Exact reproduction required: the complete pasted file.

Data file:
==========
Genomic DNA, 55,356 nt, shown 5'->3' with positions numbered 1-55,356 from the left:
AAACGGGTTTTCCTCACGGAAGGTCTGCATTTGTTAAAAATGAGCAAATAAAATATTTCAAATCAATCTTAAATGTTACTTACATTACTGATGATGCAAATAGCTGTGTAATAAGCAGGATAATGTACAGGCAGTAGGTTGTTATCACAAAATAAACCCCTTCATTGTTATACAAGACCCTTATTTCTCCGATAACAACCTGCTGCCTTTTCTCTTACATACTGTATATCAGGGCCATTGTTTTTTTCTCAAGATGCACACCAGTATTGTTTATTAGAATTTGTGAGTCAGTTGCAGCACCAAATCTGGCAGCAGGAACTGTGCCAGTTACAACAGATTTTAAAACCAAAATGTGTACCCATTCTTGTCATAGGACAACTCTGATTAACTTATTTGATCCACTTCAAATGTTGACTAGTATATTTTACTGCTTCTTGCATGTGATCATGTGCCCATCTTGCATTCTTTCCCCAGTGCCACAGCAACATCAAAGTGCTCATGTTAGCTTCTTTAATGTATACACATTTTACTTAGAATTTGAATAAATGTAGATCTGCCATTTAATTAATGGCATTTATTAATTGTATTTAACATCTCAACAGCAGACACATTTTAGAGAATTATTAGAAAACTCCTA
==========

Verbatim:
Genomic DNA, 55,356 nt, shown 5'->3' with positions numbered 1-55,356 from the left:
AAACGGGTTTTCCTCACGGAAGGTCTGCATTTGTTAAAAATGAGCAAATAAAATATTTCAAATCAATCTTAAATGTTACTTACATTACTGATGATGCAAATAGCTGTGTAATAAGCAGGATAATGTACAGGCAGTAGGTTGTTATCACAAAATAAACCCCTTCATTGTTATACAAGACCCTTATTTCTCCGATAACAACCTGCTGCCTTTTCTCTTACATACTGTATATCAGGGCCATTGTTTTTTTCTCAAGATGCACACCAGTATTGTTTATTAGAATTTGTGAGTCAGTTGCAGCACCAAATCTGGCAGCAGGAACTGTGCCAGTTACAACAGATTTTAAAACCAAAATGTGTACCCATTCTTGTCATAGGACAACTCTGATTAACTTATTTGATCCACTTCAAATGTTGACTAGTATATTTTACTGCTTCTTGCATGTGATCATGTGCCCATCTTGCATTCTTTCCCCAGTGCCACAGCAACATCAAAGTGCTCATGTTAGCTTCTTTAATGTATACACATTTTACTTAGAATTTGAATAAATGTAGATCTGCCATTTAATTAATGGCATTTATTAATTGTATTTAACATCTCAACAGCAGACACATTTTAGAGAATTATTAGAAAACTCCTA